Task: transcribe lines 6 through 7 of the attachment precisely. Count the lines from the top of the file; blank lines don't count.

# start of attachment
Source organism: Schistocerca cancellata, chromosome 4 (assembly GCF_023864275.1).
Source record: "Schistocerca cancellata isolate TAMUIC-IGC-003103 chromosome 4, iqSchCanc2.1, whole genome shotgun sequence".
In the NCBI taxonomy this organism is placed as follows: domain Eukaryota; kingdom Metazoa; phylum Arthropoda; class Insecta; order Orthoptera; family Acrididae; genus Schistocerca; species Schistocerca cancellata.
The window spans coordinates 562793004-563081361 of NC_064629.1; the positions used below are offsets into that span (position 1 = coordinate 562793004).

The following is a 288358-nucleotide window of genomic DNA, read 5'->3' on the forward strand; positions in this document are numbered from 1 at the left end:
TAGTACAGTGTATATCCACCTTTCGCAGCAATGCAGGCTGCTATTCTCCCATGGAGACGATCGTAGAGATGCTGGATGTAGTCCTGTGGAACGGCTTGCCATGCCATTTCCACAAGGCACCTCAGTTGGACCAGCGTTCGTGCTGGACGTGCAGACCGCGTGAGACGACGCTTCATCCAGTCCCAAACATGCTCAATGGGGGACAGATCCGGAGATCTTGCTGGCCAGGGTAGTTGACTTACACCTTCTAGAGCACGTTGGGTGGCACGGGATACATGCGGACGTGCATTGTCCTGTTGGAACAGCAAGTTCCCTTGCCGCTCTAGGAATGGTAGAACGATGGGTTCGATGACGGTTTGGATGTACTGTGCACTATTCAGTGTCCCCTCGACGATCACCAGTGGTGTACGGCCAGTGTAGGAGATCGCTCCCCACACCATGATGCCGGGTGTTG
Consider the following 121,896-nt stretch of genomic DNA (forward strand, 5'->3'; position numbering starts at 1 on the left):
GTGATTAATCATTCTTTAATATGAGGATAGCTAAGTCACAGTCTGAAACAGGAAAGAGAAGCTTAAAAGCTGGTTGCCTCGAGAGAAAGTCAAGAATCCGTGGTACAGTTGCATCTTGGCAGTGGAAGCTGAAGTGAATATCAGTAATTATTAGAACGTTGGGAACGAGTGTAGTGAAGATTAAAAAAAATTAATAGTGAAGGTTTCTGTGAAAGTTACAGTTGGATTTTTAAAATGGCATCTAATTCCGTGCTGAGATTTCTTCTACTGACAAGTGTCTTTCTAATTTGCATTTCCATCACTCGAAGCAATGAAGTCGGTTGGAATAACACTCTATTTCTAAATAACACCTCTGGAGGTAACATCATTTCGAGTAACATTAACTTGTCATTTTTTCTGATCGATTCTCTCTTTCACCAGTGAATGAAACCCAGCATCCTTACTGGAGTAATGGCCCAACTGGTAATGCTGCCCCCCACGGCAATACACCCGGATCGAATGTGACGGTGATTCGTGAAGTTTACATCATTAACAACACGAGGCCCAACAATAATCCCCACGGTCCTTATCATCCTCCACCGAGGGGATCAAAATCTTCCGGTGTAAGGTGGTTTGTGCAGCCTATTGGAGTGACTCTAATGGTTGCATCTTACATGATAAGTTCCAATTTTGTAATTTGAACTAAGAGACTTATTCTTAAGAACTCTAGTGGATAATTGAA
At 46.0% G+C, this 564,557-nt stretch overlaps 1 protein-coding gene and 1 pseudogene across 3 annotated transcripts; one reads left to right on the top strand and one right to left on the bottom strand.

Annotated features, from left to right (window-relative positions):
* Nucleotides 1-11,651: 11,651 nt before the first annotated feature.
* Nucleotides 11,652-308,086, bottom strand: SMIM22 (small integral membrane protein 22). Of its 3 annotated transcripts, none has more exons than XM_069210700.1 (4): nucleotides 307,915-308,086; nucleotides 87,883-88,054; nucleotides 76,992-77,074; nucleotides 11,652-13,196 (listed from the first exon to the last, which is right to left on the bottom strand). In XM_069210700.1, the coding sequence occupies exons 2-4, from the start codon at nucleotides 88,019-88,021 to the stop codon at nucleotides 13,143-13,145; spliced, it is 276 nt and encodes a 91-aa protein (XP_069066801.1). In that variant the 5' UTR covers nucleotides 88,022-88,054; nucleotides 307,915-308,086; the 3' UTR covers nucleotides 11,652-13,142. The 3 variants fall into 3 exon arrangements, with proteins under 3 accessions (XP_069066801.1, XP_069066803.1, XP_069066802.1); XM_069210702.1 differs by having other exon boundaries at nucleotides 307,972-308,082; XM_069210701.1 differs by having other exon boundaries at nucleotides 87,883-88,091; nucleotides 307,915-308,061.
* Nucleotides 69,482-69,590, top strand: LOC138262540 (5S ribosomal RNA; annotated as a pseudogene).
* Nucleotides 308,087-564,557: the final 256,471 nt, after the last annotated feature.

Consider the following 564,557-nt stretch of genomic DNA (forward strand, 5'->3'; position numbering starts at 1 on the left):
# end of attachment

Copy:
TAGTACAGTGTATATCCACCTTTCGCAGCAATGCAGGCTGCTATTCTCCCATGGAGACGATCGTAGAGATGCTGGATGTAGTCCTGTGGAACGGCTTGCCATGCCATTTCCACAAGGCACCTCAGTTGGACCAGCGTTCGTGCTGGACGTGCAGACCGCGTGAGACGACGCTTCATCCAGTCCCAAACATGCTCAATGGGGGACAGATCCGGAGATCTTGCTGGCCAGGGTAGTTGACTTACACCTTCTAGAGCACGTTGGGTGGCACGGGATACATGCGGACGTGCATTGTCCTGTTGGAACAGCAAGTTCCCTTGCCGCTCTAGGAATGGTAGAACGATGGGTTCGATGACGGTTTGGATGTACTGTGCACTATTCAGTGTCCCCTCGACGATCACCAGTGGTGTACGGCCAGTGTAGGAGATCGCTCCCCACACCATGATGCCGGGTGTTG
Consider the following 121,896-nt stretch of genomic DNA (forward strand, 5'->3'; position numbering starts at 1 on the left):